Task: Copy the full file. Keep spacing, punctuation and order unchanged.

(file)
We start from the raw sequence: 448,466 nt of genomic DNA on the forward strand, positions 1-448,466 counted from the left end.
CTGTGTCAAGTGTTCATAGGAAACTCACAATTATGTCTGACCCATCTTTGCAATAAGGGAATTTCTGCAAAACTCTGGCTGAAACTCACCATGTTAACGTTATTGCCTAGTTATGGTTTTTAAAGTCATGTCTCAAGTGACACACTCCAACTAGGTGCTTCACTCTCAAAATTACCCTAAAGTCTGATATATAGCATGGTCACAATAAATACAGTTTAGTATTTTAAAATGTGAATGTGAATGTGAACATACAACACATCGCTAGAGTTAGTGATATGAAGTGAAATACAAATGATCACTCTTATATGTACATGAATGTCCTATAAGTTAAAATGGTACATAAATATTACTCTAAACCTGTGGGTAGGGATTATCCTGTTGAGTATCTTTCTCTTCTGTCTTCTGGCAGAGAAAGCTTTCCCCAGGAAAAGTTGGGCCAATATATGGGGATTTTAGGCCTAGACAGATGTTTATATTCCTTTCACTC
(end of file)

We start from the raw sequence: 448,466 nt of genomic DNA on the forward strand, positions 1-448,466 counted from the left end.
CTGTGTCAAGTGTTCATAGGAAACTCACAATTATGTCTGACCCATCTTTGCAATAAGGGAATTTCTGCAAAACTCTGGCTGAAACTCACCATGTTAACGTTATTGCCTAGTTATGGTTTTTAAAGTCATGTCTCAAGTGACACACTCCAACTAGGTGCTTCACTCTCAAAATTACCCTAAAGTCTGATATATAGCATGGTCACAATAAATACAGTTTAGTATTTTAAAATGTGAATGTGAATGTGAACATACAACACATCGCTAGAGTTAGTGATATGAAGTGAAATACAAATGATCACTCTTATATGTACATGAATGTCCTATAAGTTAAAATGGTACATAAATATTACTCTAAACCTGTGGGTAGGGATTATCCTGTTGAGTATCTTTCTCTTCTGTCTTCTGGCAGAGAAAGCTTTCCCCAGGAAAAGTTGGGCCAATATATGGGGATTTTAGGCCTAGACAGATGTTTATATTCCTTTCACTC